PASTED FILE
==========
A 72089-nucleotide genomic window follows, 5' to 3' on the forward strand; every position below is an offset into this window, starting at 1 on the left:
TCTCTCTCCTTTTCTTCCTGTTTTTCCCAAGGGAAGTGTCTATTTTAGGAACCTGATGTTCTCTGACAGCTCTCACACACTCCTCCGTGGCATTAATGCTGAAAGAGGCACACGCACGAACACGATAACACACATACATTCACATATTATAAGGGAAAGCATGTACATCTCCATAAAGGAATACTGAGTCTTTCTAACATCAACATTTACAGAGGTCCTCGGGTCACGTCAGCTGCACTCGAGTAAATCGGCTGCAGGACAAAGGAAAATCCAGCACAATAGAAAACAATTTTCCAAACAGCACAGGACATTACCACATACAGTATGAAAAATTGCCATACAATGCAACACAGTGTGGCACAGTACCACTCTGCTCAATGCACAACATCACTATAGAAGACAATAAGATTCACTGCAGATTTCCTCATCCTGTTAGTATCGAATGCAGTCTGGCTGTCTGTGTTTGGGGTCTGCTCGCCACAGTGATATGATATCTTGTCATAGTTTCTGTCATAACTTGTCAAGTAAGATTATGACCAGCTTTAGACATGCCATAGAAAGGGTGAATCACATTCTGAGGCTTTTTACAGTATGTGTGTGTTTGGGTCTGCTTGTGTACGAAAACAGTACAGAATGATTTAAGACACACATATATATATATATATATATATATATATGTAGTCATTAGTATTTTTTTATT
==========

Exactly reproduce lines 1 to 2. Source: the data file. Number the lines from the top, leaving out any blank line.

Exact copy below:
A 72089-nucleotide genomic window follows, 5' to 3' on the forward strand; every position below is an offset into this window, starting at 1 on the left:
TCTCTCTCCTTTTCTTCCTGTTTTTCCCAAGGGAAGTGTCTATTTTAGGAACCTGATGTTCTCTGACAGCTCTCACACACTCCTCCGTGGCATTAATGCTGAAAGAGGCACACGCACGAACACGATAACACACATACATTCACATATTATAAGGGAAAGCATGTACATCTCCATAAAGGAATACTGAGTCTTTCTAACATCAACATTTACAGAGGTCCTCGGGTCACGTCAGCTGCACTCGAGTAAATCGGCTGCAGGACAAAGGAAAATCCAGCACAATAGAAAACAATTTTCCAAACAGCACAGGACATTACCACATACAGTATGAAAAATTGCCATACAATGCAACACAGTGTGGCACAGTACCACTCTGCTCAATGCACAACATCACTATAGAAGACAATAAGATTCACTGCAGATTTCCTCATCCTGTTAGTATCGAATGCAGTCTGGCTGTCTGTGTTTGGGGTCTGCTCGCCACAGTGATATGATATCTTGTCATAGTTTCTGTCATAACTTGTCAAGTAAGATTATGACCAGCTTTAGACATGCCATAGAAAGGGTGAATCACATTCTGAGGCTTTTTACAGTATGTGTGTGTTTGGGTCTGCTTGTGTACGAAAACAGTACAGAATGATTTAAGACACACATATATATATATATATATATATATATATGTAGTCATTAGTATTTTTTTATT